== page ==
How Trump Doomed His Own Infrastructure Plan
Remember the Trump infrastructure plan? It was rolled out, after many delays, only last Monday. But it appears so far to have few champions on Capitol Hill, and may well be dead already; the president himself spent the last few days tweeting up a storm but hasn't mentioned infrastructure in his feed since last Tuesday. Ezra Klein asks the question:
I think we can point to several reasons.
First, Trump's position within his own administration -- and even within his own White House -- is extraordinarily weak. This is a president whose identity is inextricably tied to building big things, whose campaign repeatedly emphasized his desire to rebuild America rather than investing in the Middle East or exploring space. But his complete lack of government experience and failure to bring in those who did led to many mistakes straight out of the inauguration gate, including on the hiring side.
A president focused on infrastructure should probably stack his administration with policy experts capable of translating his grand vision into a governing program that gets approved and funded by Congress. Instead, he mostly brought in conservative Republicans who aren't exactly known for putting together large infrastructure plans. So I'm not surprised they have produced something that my View colleague Barry Ritholtz called a "deeply inadequate" and "fanciful" plan that would "give private investors a gift at the expense of the taxpaying public."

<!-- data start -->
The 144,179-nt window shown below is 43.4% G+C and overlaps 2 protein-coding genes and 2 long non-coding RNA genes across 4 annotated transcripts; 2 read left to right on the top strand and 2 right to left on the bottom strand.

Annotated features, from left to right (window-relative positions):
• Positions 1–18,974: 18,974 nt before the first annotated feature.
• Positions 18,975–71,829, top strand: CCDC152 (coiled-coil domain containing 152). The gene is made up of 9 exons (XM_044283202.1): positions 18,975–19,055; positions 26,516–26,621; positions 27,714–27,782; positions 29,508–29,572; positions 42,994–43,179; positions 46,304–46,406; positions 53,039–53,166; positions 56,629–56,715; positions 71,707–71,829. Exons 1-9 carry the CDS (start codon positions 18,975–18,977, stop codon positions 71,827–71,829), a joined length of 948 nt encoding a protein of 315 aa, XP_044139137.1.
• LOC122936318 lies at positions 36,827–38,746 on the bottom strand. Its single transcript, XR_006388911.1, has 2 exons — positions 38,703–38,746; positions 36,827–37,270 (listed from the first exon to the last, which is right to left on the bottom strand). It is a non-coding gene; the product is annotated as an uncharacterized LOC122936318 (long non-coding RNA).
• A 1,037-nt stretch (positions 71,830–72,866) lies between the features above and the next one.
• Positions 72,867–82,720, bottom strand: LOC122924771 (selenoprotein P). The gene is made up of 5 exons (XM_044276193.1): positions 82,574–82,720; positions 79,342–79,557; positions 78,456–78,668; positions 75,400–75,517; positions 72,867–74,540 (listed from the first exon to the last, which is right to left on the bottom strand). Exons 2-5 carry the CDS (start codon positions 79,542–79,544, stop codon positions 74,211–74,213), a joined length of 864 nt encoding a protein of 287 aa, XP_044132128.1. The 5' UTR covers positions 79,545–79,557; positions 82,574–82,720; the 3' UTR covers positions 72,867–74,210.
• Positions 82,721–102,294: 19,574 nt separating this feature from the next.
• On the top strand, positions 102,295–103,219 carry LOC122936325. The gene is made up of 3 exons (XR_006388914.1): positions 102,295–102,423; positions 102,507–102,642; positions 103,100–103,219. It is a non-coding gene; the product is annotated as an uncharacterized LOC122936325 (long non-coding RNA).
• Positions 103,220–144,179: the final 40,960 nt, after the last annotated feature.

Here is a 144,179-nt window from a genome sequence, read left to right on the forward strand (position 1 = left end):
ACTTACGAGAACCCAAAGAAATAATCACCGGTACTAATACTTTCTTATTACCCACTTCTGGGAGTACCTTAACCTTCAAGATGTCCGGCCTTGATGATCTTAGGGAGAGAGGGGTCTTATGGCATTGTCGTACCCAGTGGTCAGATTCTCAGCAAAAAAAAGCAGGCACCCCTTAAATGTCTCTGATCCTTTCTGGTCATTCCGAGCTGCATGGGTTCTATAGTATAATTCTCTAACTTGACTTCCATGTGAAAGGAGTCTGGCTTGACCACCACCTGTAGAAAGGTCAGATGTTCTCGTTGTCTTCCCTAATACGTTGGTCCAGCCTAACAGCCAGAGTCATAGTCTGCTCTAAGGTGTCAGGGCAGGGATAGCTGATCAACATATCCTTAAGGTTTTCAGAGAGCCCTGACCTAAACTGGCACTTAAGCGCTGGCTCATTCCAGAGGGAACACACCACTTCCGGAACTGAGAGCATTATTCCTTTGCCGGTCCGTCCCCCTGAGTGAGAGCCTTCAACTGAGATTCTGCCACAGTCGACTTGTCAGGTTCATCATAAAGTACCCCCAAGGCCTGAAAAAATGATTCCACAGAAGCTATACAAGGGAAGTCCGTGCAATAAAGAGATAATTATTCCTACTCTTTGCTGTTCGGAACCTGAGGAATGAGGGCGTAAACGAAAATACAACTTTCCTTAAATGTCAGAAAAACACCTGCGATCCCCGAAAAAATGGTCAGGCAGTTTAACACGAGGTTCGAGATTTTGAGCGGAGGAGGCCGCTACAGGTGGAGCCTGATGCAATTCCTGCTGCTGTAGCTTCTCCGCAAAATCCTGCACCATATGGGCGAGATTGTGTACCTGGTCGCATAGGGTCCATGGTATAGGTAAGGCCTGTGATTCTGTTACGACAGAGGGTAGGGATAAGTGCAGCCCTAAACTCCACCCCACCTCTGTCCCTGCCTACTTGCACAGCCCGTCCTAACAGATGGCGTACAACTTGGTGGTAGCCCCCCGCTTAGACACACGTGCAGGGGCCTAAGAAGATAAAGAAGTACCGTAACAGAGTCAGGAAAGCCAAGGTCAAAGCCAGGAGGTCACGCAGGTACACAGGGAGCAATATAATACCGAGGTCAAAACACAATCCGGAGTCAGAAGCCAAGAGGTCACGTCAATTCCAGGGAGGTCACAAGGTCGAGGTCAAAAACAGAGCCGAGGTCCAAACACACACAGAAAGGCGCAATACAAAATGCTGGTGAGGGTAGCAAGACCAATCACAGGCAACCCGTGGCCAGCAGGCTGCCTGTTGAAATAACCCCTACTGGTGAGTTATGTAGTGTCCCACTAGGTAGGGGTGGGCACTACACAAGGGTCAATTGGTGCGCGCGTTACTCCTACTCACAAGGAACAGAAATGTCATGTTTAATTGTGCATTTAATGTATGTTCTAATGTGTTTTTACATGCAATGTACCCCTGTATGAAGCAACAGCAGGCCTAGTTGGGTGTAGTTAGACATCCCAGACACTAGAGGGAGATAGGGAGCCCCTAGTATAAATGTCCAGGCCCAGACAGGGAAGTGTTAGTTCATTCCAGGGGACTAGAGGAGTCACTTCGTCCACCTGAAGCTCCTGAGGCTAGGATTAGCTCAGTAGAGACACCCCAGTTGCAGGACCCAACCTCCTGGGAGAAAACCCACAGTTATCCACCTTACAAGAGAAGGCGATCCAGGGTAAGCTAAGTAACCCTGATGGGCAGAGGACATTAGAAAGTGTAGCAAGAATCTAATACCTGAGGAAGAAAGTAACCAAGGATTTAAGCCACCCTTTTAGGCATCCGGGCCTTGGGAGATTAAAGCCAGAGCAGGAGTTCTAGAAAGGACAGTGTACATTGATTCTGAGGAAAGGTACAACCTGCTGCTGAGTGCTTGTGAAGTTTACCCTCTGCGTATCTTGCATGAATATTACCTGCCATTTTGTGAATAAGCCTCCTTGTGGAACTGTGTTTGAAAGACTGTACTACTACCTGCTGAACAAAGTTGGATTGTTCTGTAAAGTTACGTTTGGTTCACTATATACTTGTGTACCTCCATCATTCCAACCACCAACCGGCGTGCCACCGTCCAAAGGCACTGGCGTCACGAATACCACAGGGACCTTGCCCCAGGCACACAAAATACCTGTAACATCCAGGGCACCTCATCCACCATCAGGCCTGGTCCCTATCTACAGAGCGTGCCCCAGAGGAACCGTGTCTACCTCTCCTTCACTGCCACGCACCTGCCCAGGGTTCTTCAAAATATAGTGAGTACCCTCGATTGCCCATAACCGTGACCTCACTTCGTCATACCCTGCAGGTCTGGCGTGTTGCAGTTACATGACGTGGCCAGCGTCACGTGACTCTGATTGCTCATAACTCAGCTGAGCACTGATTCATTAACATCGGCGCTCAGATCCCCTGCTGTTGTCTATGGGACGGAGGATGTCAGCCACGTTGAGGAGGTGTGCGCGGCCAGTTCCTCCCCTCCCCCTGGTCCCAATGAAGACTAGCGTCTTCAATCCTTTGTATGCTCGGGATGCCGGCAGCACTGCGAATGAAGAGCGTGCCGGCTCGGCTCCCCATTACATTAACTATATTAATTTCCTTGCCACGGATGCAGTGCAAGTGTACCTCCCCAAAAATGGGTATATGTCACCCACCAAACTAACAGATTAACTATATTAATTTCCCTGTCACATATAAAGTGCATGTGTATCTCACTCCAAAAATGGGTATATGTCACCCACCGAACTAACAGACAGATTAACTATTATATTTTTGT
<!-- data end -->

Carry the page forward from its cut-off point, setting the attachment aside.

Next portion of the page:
Trump also failed to appreciate the most basic thing about his plan: His appetite for $1 trillion of new spending was far larger than that of his congressional allies.
It's a big misread of Republican attitudes to assume they will spend more on domestic programs because "it's not like this administration cares about deficits." Most Republicans since about 1978 simply haven't thought about spending (or taxes) in terms of budgets or deficits. They oppose spending on many government programs because they're against spending on those programs, not because it costs too much or would require funding through taxation. Yes, some Republicans in some contexts have used federal budget deficits as an explanation for their choices, but it doesn't take much to realize that it's just convenient rhetoric. After all, the deficit frenzy that Republicans seemed to be in the grips of during Barack Obama's presidency never convinced them to support raising taxes or cutting spending on programs they liked. It just meant that they expressed their opposition to programs they didn't like in terms that sounded responsible, rather than punitive.
As for the increases in non-defense discretionary spending in the recent budget deal, Republicans had little choice. It was the price they needed to pay to get the Democratic votes they needed.
Trump didn't propose the infrastructure plan he long promised because he didn't have the support within his own White House or his own party. He is, in fact, surrounded by Republicans who oppose $1 trillion of new government spending on roads and bridges, and they easily manipulated him away from it. A president who doesn't do his homework and gets a large share of his information from Fox News may not even realize that the plan he backed isn't really what he wants.
It's not just infrastructure. At just about every juncture where Trump defies conservative Republican orthodoxy, he's wound up ignoring his own policy impulses, whether it's in health care, or trade, or perhaps even taxes. I suspect the same thing will happen with Trump's apparent impulse this week to do something on guns. That's not to say Trump is completely irrelevant; even a very weak president has some influence. Just not all that much.
To contact the editor responsible for this story:
Mike Nizza at email@example.com